Making energy storage safer, more reliable and simply mature
The increased use of different renewable energy technologies has set the focus on energy storage to improve grid power quality and reliability and to optimize the matching of energy supply and demand.
The largest volumes of electricity storage installed worldwide are delivered by pumped hydro, compressed air and battery technologies. There are additional innovative technologies at various stages of maturity, and new ones are introduced every day. New and sometimes unproven technologies are used in very different applications, often in combination with renewables, with a set of specific power and energy requirements. One single storage technology is not able to meet all sets of requirements in a cost-effective way and, thus, there will be several preferred technologies, each for different applications and certain requirements.
This situation is an ideal breeding ground for innovative solutions, both hardware and software, with complex challenges, and all this in a playground without adequate standards. Significant expertise is required to identify and mitigate the associated risks, some of them may become greater as the technologies are deployed closer to the end-user.
From a business point of view, energy storage can deliver a financial benefit through the generation of additional revenue (e.g. by energy sales or provision of grid services) or the reduction or avoidance of costs (e.g. for generation or transmission). This is only possible if the energy storage system can capture and deliver the energy at the time, in the amount and quality it is needed. Therefore, the components of an energy storage systems, including controls, should fulfil minimum quality requirements, they must be safe and reliable during their entire lifetime.
How can energy storage be made safe, effective and reliable to ensure sustainable impact for renewables integration?
In Renewables, wind and solar PV have faced similar situations, where safety, operation and performance needed to be improved. And in some areas, like offshore wind, this maturing process is still ongoing. Analysing the experiences made there, relevant factors with significant contribution in energy storage can be identified, adapted and implemented.
One of these factors is the establishment of an interested community, that shares experiences and discuses relevant topics, trying to bring the industry forward. Another important factor, is the collection of these relevant topics and the development of recommended practices and standards, within an organization (like IEC) or certification bodies (like DNV GL). Within IEC framework, the technical committee TC120 just published the two first technical specifications of the 62933 series. DNV GL published in 2015 the recommended practice DNVGL-RP-0043 “Safety, operation and performance of grid-connected energy storage systems” and will publish an update of this recommended practice in September 2017.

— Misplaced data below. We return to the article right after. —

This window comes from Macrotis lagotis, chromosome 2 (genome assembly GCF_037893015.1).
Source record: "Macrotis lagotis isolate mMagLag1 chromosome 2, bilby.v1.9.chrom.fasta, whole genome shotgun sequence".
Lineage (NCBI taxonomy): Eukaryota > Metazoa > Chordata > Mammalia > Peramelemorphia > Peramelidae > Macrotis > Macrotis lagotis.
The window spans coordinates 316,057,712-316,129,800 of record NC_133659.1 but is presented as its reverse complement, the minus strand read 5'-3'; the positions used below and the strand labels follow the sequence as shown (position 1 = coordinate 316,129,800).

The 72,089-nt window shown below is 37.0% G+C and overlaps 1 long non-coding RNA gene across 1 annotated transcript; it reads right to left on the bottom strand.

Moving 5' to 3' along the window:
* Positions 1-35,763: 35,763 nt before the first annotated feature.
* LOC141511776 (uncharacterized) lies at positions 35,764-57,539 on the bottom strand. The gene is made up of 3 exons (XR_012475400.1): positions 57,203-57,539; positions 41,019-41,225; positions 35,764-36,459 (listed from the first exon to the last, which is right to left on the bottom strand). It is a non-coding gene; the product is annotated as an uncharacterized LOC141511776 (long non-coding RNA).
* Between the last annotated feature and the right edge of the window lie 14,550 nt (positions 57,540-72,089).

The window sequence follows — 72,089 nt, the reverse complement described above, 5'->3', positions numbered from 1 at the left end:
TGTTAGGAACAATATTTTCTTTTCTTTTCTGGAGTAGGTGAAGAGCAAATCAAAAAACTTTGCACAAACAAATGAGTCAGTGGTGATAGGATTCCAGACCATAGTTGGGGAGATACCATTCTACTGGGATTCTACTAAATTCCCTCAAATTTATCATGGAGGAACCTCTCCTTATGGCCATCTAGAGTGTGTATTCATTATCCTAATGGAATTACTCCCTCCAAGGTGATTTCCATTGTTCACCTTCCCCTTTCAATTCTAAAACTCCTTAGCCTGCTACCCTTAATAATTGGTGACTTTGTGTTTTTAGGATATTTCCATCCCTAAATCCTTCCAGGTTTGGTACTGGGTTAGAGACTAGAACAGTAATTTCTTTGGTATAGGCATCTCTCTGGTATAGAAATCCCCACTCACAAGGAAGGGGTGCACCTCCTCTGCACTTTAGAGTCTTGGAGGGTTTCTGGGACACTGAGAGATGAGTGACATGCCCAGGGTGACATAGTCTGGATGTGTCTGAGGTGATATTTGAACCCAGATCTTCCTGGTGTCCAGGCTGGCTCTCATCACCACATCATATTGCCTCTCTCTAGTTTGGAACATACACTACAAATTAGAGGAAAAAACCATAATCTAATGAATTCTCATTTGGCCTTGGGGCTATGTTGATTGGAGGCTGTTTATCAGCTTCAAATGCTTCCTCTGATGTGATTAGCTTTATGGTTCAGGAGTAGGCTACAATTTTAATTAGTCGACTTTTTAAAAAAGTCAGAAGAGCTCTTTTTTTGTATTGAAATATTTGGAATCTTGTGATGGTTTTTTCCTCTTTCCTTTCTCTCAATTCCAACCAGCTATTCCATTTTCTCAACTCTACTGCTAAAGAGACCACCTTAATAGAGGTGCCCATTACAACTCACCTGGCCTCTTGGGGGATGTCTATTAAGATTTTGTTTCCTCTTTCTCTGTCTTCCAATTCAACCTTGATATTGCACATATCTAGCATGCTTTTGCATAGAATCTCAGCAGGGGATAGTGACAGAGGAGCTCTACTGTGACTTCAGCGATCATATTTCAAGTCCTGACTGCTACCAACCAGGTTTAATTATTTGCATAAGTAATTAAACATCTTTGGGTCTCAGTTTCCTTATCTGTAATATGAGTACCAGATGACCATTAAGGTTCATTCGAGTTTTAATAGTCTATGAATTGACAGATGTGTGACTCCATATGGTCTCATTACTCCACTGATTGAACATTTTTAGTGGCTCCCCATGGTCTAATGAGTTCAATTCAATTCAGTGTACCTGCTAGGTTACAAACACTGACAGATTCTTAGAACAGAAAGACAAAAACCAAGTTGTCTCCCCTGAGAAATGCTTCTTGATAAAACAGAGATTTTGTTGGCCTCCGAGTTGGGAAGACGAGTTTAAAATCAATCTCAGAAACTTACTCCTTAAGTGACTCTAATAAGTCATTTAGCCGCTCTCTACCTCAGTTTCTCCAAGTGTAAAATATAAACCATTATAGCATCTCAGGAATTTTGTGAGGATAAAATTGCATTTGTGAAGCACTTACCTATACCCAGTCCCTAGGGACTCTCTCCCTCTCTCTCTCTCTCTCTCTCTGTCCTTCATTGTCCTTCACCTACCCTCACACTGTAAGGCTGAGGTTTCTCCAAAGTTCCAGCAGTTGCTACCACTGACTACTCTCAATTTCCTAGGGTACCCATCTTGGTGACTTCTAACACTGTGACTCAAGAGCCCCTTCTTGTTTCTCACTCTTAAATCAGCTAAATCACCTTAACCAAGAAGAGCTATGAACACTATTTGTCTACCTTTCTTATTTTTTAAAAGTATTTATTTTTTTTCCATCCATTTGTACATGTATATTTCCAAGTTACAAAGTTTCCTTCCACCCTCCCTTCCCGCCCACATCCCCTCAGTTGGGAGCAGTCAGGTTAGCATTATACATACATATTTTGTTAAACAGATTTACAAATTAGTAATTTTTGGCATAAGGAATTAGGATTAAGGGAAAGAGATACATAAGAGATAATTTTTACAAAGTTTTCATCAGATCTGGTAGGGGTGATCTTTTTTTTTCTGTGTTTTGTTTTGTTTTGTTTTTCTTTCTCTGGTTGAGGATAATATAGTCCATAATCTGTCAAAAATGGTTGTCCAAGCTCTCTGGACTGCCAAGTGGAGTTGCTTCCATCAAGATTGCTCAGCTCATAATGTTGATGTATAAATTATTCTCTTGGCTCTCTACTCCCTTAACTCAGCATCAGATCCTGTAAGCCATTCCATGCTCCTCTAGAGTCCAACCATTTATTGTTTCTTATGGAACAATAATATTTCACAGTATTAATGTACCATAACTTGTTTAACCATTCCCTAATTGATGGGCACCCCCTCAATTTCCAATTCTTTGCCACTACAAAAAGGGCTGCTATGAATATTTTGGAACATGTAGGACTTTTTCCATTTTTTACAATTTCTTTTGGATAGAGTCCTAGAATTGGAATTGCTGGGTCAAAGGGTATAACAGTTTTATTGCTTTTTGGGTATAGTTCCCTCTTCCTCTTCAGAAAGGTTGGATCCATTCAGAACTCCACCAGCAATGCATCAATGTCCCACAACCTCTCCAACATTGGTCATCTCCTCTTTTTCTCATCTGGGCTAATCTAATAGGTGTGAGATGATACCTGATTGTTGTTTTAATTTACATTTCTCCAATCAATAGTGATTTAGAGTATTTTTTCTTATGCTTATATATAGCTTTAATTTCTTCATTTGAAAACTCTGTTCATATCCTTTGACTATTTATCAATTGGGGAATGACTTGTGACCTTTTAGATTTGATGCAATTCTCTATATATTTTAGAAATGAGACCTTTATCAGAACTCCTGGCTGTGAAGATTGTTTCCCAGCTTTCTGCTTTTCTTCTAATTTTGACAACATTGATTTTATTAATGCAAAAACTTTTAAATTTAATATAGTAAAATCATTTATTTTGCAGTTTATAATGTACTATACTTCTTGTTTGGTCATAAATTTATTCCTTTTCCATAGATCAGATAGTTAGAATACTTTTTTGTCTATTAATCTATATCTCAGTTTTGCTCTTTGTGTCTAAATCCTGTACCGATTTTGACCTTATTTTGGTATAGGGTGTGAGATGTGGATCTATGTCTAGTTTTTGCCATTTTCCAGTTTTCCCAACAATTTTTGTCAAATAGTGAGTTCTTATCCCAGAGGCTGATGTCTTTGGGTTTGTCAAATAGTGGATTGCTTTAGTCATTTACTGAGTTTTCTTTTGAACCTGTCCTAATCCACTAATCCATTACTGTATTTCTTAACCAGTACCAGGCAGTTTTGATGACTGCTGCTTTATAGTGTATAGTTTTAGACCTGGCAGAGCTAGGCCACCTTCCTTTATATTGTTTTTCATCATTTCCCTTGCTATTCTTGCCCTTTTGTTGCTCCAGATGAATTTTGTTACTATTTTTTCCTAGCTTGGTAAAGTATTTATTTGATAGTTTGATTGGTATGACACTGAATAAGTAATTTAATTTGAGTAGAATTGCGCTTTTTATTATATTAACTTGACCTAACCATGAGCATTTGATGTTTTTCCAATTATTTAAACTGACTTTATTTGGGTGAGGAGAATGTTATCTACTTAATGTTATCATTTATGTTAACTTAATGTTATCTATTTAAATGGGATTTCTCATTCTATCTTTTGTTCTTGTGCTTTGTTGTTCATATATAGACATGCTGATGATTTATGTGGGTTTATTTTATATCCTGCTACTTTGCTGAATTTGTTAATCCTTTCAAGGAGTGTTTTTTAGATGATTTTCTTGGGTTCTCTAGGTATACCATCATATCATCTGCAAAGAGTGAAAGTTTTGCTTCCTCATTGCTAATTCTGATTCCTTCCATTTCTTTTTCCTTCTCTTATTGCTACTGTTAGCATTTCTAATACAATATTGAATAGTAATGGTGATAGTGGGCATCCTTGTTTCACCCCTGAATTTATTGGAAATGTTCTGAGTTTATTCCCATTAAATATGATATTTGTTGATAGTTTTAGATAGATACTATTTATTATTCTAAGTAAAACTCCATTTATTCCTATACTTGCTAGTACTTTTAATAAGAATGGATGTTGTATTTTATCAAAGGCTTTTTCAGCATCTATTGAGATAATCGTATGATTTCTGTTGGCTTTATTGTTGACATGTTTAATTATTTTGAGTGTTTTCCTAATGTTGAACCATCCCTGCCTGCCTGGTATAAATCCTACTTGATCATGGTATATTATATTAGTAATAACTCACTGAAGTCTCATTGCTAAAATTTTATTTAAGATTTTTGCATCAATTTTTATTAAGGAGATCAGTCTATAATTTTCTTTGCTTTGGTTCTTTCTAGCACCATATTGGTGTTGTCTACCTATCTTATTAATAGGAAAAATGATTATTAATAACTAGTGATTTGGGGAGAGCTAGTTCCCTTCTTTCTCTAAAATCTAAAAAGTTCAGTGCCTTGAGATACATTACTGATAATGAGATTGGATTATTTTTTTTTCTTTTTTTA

A very good tool for spreading good practices in fast-developing industries is the establishment of certification schemes based on such standards and recommended practices. A scheme provides a standardized assessment approach, defines clear and comprehensible technical requirements, offers a defined evaluation process and delivers an independent proof of conformity.
As in oil & gas industry, for innovative and unproven energy storage solutions, the certification can be approached using Technology Qualification. This is a proven systematic, stepwise and iterative process used to provide evidence that a new technology will function within specified limits with an acceptable level of confidence.
During the technology qualification, the level of novelty of the energy storage system and its components is evaluated and the key challenges and uncertainties in the system are identified. Possible failure modes and the resulting effect on safety, environment, operation and asset are assessed. For the certification process, a set of requirements is defined and the certification methods are selected accordingly.
The PV and wind market has used these tools described above and has been growing continuously and sustainable during the last decade. In energy storage, a similar contribution is expected, making this technology safe, effective, reliable, and… simply mature.